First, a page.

by | Jun 4, 2024

Reflections from an SMK National Campaigner Awards winner: Dr Kush Kanodia

In this blog, Kush Kanodia, a champion for equality and inclusion, reflects on being the winner of this year’s Campaigner of the Year Award at the SMK National Campaigner Awards. As someone with lived experience of disability since childhood, Kush is passionate about improving the quality of life for disabled people through his work and campaigning. Read all about his campaigning achievements here.

Sometimes it feels as citizens that we cannot make change in the UK or for the largest systems in the world. This blog I wrote after my win shows that together we can transform the largest systems in the world, from the Premier League, NHS England to Greater London.

Campaigner of the Year

I am truly delighted and honoured to receive the Campaigner of the Year Award for the ground breaking campaign – Eco Ableism – The Disability Discrimination from London’s Ultra Low Emissions Zone (ULEZ).

When our politicians and the political parties who are meant to be serving us, fail us, we the citizens have to take charge and create change for ourselves!

The Campaign: Eco Ableism

This campaign focuses on the cutting edge of not just the disability rights movement but also the climate change movement. Climate action must go hand in hand with climate justice and social justice to stem the tide of growing poverty and inequality in our society.

The “Eco Ableism” campaign focused on the adverse effects of London’s ULEZ on disabled people. Introduced in October 2021, to Inner London during the height of the pandemic and cost of living crisis, both were having a disproportionate impact upon disabled people.

The Office of National Statistics reported that approximately 60% of Covid19 deaths were disabled people, when disabled people only amounted to 17% of the population. Furthermore, Joseph Rowntree Foundation’s Destitution in the UK report highlighted that of the 3.8 million people who experienced destitution in 2022, almost two-thirds (62%) of the survey respondents reported having a ‘chronic health problem or disability’.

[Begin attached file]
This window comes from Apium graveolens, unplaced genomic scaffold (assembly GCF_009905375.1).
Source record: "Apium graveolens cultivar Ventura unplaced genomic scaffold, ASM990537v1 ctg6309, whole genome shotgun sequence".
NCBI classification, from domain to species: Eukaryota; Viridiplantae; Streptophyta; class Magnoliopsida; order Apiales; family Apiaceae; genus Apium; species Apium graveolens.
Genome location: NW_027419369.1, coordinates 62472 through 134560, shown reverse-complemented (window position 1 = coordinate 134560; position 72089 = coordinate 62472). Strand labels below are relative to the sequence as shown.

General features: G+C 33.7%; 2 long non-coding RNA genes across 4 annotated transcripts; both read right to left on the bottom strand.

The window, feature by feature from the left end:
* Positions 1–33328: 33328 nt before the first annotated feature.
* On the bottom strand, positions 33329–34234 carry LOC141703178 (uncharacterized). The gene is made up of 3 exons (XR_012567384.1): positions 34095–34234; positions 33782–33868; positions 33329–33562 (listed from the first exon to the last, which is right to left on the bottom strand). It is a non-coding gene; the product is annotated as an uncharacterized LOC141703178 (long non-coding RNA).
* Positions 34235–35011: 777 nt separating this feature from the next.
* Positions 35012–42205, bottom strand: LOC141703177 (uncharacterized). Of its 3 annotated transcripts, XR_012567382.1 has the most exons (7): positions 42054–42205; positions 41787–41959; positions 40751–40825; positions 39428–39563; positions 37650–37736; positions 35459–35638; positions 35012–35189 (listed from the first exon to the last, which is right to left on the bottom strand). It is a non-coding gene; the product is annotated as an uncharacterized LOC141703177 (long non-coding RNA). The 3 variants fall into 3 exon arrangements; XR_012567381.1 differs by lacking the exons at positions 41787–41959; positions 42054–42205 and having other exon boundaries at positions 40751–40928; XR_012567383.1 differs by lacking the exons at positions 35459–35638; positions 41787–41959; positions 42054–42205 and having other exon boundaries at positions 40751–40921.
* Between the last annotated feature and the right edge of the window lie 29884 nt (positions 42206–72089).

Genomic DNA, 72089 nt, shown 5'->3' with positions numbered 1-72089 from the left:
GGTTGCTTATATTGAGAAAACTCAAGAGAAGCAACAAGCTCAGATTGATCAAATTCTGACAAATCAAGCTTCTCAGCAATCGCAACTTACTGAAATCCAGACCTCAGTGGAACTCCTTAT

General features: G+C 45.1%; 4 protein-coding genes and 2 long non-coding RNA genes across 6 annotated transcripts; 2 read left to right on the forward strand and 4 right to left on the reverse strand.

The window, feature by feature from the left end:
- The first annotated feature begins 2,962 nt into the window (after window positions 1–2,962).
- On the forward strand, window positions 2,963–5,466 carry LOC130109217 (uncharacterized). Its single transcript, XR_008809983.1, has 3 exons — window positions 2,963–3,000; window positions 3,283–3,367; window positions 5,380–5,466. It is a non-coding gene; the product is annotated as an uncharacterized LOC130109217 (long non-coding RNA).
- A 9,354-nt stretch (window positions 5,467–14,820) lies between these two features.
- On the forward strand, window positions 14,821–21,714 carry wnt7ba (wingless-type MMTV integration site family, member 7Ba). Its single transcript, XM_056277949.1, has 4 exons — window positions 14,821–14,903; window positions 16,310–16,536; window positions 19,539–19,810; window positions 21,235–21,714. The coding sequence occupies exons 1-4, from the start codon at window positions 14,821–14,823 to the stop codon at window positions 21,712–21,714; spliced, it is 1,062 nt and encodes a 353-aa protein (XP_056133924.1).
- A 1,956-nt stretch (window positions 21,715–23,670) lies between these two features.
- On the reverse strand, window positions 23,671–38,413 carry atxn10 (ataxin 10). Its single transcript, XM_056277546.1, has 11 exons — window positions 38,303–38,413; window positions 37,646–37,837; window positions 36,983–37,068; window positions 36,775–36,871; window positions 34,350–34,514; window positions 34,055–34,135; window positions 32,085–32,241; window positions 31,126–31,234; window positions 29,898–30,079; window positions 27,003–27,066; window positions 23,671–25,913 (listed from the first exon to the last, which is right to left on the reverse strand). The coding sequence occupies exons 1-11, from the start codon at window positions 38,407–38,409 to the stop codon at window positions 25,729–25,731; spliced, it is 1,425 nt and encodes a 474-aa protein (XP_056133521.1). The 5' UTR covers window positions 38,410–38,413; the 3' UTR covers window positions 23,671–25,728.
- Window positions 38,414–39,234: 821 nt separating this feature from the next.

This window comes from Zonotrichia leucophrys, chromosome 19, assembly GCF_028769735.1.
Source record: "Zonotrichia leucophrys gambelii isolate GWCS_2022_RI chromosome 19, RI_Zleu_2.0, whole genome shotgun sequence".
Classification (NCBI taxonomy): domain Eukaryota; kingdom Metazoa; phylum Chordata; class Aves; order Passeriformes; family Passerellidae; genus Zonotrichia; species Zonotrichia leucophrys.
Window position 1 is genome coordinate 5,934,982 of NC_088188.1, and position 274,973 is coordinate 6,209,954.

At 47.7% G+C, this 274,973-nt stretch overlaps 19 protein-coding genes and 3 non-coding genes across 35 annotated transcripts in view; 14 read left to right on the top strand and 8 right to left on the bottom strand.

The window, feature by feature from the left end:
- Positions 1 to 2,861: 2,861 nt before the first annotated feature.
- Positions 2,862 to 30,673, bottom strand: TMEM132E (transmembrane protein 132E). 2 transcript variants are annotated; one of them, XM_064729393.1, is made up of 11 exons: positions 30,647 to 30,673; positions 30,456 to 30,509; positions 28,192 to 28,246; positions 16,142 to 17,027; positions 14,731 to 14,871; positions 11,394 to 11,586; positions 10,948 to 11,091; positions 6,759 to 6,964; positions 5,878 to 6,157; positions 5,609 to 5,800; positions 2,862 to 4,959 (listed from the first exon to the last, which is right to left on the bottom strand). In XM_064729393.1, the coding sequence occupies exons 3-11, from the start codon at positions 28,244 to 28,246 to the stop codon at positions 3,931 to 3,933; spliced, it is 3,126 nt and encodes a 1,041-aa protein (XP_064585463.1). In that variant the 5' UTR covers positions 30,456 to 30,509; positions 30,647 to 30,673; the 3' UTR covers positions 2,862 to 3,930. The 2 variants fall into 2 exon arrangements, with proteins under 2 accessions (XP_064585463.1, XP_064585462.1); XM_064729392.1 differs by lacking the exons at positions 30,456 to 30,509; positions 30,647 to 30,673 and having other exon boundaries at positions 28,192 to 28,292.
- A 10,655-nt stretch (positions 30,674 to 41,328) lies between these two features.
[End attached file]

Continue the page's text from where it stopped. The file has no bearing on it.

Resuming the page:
ULEZ aimed to reduce pollution by charging older, more polluting vehicles a daily fee of £12.50. However, it failed to provide reasonable adjustments for the approximately 1.2 million disabled Londoners, many of whom rely on vehicles to access essential services to participate fully in society.

Achievements and Impact

No person can transform a system by themselves, it has to be from a “Me” to a “We”. I partnered with many Deaf and Disabled People’s Organisations from Inclusion London to Action Disability Kensington & Chelsea.

Our relentless advocacy has already yielded significant results:

  1. Exemptions and Adjustments: Over 280,000 disabled individuals receiving Department for Work and Pensions benefits can now be exempt from ULEZ charges. The grants for wheelchair-accessible vehicles were increased from £2,000 to £10,000, and exemptions were extended to carers.
  2. Policy Inclusion: The campaign influenced the inclusion of disability needs in climate-related policies, as outlined in the Disability Action Plan 2024. This plan ensures that the needs of disabled people are considered in ULEZ and CAZ policies.
  3. National and International Influence: The campaign sets a precedent for eco-ableism, aiming to create a standardised policy across the UK to exempt Blue Badge holders and inspire international best practices. Glasgow has already exempted disabled Blue Badge holders from its Clean Air Zones, showcasing the campaign’s growing impact.

However, Birmingham and Bristol have replicated the original disability discrimination from London’s ULEZ without implementing the further reasonable adjustments.

Looking Forward

Winning the SMK Award is a testament to our impactful work and the critical importance of intersectionality between climate action and disability rights. The award will further bolster the campaign’s efforts, enabling strategic support, travel, and advocacy to extend these vital adjustments across England’s Clean Air Zones.

In a society that often places politics above humanity, our work reminds us that true progress lies in inclusivity and fairness. By addressing the intersection of environmental sustainability and social justice, we pave the way for a more equitable future. Together, let’s build a society that is greener, more accessible, and inclusive for all.

For more information about our work and to support the campaign, visit

Kush Kanodia

Kush Kanodia is a social entrepreneur and disability rights champion, leading system transformations in the Premier League, NHS England, and Greater London.



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